As I've mentioned here before, it seems generally unwise to appeal to ecclesiastical authorities in matters of science generally, or natural history specifically. For example, we've had one authority claim repeatedly that humans would never go to the moon. That said, there is an increasing number of LDS Church authorities with positive opinions of evolution, and I see no reason why that will change any time soon.

3/01/2008 09:21:00 PM  
Blogger R. Gary said...

Lincoln,

Your first paragraph is interesting   But again, that isn't what the Church teaches.

Your second paragraph is puzzling.  It almost seems like you're saying that as soon as any authority says even one wrong thing, we no longer need to believe him or any other authority.  It reminds me of something Joseph Fielding Smith's grandson once said:

-------------- quote --------------
Growing up as a son of Bruce R. McConkie and a grandson of Joseph Fielding Smith had its moments.  One of the experiences that my brothers and sisters and I shared regularly was to listen to people make disparaging remarks about our father or grandfather in Sunday School or other church classes.  You could pretty well depend on the fact that if someone quoted either Elder McConkie or President Smith, that someone else would immediately respond with some kind of an insulting retort.  I don't think it bothered any of us to have someone disagree with our father or grandfather, we just couldn't understand why the disagreement seemed so mean-spirited.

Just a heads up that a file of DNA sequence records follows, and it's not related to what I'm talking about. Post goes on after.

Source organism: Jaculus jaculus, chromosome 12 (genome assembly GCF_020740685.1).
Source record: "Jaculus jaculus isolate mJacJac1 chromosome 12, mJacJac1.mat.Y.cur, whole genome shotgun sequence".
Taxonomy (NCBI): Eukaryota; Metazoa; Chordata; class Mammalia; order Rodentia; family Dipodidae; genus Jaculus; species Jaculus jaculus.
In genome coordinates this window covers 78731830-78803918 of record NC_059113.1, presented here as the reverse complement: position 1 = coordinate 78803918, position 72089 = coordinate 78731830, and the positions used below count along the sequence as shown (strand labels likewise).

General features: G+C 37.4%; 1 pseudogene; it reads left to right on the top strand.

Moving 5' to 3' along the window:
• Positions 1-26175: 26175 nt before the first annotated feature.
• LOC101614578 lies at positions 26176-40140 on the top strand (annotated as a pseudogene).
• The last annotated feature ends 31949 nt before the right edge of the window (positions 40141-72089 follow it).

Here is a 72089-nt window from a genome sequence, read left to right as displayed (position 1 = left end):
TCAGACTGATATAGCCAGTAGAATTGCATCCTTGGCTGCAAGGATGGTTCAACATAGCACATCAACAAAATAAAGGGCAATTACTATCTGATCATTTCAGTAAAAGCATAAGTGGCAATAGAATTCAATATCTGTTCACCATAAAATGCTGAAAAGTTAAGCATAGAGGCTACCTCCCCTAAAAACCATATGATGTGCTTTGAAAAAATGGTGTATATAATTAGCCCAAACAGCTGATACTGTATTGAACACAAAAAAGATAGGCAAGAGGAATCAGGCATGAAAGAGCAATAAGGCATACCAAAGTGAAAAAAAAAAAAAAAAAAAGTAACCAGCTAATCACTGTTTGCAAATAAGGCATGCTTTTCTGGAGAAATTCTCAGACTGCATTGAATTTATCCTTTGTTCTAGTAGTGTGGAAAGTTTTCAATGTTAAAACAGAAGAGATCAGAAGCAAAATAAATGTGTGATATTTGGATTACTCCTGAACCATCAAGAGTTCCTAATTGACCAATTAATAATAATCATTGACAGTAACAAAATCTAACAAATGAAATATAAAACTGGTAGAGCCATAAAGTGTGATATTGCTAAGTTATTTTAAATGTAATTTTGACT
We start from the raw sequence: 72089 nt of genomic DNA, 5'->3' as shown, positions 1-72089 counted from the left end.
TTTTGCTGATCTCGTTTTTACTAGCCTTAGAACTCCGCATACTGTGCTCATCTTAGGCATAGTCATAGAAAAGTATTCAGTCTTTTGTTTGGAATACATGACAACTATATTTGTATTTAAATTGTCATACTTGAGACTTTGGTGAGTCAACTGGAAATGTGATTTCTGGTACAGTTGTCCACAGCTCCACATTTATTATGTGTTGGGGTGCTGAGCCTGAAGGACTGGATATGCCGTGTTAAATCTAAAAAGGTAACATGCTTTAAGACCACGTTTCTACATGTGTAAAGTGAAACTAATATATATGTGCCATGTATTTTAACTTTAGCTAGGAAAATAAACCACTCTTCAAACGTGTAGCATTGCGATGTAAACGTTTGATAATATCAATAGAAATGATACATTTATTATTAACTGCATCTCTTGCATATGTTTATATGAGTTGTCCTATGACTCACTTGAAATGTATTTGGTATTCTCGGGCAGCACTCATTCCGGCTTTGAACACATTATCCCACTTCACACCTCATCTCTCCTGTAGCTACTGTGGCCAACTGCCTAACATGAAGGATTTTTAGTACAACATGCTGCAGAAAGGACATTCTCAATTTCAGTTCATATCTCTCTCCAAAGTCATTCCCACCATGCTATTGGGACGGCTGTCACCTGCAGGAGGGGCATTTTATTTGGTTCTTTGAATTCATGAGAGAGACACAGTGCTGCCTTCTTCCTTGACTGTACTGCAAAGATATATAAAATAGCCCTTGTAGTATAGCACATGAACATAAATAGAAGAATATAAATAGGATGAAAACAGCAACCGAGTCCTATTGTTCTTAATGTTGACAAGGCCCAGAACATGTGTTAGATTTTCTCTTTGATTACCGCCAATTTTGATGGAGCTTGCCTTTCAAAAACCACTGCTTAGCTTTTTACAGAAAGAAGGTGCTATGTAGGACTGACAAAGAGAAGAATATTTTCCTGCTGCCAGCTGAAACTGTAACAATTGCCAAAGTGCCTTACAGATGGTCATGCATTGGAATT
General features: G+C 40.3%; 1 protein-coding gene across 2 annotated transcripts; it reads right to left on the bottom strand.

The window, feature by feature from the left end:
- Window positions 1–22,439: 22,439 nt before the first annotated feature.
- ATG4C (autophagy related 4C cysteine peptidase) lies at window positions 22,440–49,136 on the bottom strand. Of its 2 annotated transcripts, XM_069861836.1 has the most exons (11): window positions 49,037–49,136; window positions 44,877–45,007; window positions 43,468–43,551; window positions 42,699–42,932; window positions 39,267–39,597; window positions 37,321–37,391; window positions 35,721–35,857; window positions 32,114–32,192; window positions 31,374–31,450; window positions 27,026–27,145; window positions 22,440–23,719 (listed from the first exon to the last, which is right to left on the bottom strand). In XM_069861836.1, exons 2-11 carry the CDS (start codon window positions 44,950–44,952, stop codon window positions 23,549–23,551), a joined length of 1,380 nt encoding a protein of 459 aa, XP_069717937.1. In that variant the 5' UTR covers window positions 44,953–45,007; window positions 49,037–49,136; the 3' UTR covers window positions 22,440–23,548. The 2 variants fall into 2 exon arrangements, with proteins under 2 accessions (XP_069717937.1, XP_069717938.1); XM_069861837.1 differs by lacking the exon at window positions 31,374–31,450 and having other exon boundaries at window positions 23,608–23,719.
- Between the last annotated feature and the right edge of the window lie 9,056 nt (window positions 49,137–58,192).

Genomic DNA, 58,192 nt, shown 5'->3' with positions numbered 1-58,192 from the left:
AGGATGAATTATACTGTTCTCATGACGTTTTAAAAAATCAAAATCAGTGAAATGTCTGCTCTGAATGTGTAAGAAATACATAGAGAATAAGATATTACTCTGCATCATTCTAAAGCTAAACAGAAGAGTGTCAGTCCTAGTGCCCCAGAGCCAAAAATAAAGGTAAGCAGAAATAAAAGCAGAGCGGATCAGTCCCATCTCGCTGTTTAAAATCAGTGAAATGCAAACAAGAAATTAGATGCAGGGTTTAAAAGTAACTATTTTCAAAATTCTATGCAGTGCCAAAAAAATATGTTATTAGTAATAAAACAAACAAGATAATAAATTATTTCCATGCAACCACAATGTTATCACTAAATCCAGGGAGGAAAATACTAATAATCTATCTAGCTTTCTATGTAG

One of the classic responses that is made to discredit anything Joseph Fielding Smith said is to remind everyone that he said that men would never get to the moon.  The idea being that if he said one thing that was incorrect then how can we possibly be expected to believe anything else he said.

Let me illustrate how silly this kind of thing gets. The other day a student at BYU told me that Joseph Fielding Smith was quoted in their class discussion.  Apparently what he said wasn't headed in the direction the professor wanted to go, so she simply discarded it with the standard, "Yes, but you must remember he also said that men would never get to the moon."